Anecdotes about the past play a significant role in an essentially oral tradition, as they often not only convey information about undocumented or documented historical events and the narrator’s perspective, but are also indicative of social conventions, political contexts and more.

They suffer the danger of being exaggerated accounts or being coloured by the prejudices of the narrator, but they are undoubtedly invaluable in transmitting information to succeeding generations. It is for the researcher to sift through these stories and make sense of previous events and the circumstances that surrounded them by corroborating with other evidence or similar accounts from other sources.

Batuk Diwanji (1918-2014), a veteran music critic, author, connoisseur, and collector of compositions and recordings, was a great raconteur and regaled friends, researchers and curious music lovers with stories pertaining to Hindustani music. In particular, he was an important source of such anecdotes concerning events and musicians in twentieth century Mumbai and about musicians visiting the city in this period. Diwanji began his musical journey as an avid concertgoer and student of music. He went on to forge close ties with many eminent musicians some of whom were his seniors and others who were his contemporaries. In the years to follow, he also organised concerts featuring them.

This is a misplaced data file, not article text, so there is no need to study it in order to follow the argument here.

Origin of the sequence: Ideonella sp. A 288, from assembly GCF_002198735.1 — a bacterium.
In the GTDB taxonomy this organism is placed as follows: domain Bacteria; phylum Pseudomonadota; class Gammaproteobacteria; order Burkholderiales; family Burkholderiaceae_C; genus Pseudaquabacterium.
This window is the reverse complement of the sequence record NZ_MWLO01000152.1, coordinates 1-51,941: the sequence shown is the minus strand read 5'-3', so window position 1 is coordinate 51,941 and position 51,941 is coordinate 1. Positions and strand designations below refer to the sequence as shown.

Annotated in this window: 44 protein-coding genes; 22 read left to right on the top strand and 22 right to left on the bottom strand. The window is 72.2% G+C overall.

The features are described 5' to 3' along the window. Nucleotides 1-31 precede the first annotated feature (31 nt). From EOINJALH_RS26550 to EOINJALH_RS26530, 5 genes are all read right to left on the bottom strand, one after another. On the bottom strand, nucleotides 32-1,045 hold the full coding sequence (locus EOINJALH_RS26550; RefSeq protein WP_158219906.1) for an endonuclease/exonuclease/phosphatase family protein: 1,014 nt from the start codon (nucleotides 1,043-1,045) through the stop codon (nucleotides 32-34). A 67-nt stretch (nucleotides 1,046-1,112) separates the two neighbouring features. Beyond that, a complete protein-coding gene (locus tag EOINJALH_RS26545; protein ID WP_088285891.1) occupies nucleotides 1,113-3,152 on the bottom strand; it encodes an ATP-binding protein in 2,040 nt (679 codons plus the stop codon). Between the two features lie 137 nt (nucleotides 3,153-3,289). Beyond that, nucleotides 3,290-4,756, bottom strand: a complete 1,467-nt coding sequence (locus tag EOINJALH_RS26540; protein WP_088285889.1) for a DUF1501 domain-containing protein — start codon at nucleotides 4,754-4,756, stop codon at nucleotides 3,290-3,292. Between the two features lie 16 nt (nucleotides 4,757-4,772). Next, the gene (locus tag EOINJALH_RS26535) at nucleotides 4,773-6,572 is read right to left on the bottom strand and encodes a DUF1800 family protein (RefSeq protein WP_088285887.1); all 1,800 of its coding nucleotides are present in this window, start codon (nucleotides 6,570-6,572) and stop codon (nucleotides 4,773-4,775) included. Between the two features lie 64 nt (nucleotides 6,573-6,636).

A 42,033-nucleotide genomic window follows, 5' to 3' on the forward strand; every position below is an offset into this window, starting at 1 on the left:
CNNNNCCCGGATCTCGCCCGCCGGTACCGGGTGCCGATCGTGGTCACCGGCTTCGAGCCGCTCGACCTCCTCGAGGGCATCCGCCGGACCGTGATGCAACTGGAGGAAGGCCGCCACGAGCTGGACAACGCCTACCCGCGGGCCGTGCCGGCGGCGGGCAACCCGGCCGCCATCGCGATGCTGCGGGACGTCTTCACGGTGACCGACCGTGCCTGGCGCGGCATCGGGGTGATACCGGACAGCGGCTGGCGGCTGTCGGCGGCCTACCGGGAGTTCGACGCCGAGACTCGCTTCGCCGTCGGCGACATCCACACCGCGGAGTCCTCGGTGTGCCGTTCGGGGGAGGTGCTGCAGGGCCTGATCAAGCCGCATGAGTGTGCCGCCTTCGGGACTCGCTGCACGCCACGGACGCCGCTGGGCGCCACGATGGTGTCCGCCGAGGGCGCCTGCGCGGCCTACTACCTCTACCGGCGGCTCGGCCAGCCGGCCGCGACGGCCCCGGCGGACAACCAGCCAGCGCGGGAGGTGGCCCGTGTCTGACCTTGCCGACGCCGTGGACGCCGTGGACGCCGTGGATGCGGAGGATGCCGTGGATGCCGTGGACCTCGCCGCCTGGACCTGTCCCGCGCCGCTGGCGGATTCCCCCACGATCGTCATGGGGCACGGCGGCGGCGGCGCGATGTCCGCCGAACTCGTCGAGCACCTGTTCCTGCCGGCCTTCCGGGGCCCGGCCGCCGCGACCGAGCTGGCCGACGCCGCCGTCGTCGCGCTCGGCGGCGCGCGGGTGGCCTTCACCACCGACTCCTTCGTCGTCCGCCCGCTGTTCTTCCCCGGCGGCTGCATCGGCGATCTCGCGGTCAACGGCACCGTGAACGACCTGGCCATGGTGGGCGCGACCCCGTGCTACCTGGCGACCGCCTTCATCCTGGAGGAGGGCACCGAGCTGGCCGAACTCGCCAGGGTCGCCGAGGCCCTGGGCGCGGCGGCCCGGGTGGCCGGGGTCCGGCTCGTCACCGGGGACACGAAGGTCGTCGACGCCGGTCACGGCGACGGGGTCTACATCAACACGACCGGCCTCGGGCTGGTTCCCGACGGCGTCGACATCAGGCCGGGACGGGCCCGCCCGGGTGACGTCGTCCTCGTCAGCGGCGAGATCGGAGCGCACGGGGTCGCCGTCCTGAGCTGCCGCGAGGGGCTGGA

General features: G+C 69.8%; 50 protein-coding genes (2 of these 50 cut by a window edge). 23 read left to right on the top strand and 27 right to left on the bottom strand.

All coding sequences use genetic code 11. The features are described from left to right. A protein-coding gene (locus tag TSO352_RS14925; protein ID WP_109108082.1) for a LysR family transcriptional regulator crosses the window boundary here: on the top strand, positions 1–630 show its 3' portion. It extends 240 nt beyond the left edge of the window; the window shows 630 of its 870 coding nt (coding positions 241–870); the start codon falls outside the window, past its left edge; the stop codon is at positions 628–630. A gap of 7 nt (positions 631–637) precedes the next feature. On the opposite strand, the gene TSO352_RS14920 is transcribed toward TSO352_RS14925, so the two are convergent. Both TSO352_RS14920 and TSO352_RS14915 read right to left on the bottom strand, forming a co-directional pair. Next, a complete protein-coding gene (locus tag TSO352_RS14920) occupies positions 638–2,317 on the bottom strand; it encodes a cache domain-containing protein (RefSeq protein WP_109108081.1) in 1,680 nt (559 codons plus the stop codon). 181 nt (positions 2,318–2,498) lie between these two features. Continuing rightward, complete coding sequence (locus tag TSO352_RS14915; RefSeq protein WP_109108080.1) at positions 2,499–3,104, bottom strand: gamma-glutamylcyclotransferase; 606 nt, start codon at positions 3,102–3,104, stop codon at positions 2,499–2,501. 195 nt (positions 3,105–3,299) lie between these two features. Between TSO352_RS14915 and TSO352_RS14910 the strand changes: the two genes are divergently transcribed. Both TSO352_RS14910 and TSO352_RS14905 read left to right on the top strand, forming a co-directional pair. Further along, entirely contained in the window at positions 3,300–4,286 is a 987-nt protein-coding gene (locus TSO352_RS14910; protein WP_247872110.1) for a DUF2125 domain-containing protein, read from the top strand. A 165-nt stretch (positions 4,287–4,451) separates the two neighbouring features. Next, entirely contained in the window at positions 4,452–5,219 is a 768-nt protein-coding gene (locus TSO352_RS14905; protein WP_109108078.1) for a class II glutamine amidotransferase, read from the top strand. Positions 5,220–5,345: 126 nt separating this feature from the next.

Two traditions

Among the many anecdotes that he loved to recount were his memories of the seven-day Vikramaditya Sahastrabdi Mahotsav held at Mumbai’s University Convocation Hall in 1944. In many ways, the concert culture in Mumbai reached a climax with this music festival and touched the lives of musicians and audiences alike. Although, festivals popularly known as music conferences had been held earlier, this was perhaps the first time that a music festival featuring Hindustani and Carnatic musicians was held on such a grand scale in the country.

Diwanji had attended this festival and recounted his memories of the event when I interviewed him in January 1993. According to him, this unprecedented event began every evening at 6.30 and had a morning session on Sunday. It was organised by a Committee comprising of Champaklal Modi, OD Vyas, an ophthalmic surgeon, and a few others. The event was presided over by noted barrister Mukundrao Jaykar. Only season tickets were sold in advance and the ticket denominations were Rs 30, Rs, Rs.100 and Rs 200. The venue was packed to capacity with even the balcony completely booked.

Here is an image of an advertisement of the festival that appeared that year in the Bombay Chronicle.

It was at this festival that Bade Ghulam Ali Khan (1901-1968), reputed vocalist of the Patiala tradition, and Vilayat Khan (1928- 2004), eminent sitar player of the Itawah tradition, gained wide public acclaim. Here are two tracks, the first featuring Vilayat Khan and the second with Bade Ghulam Ali Khan. Both present their interpretations of the raag Bhairavi.

Please note that these recordings were not made at the Vikramaditya Sahastrabdi Mahotsav.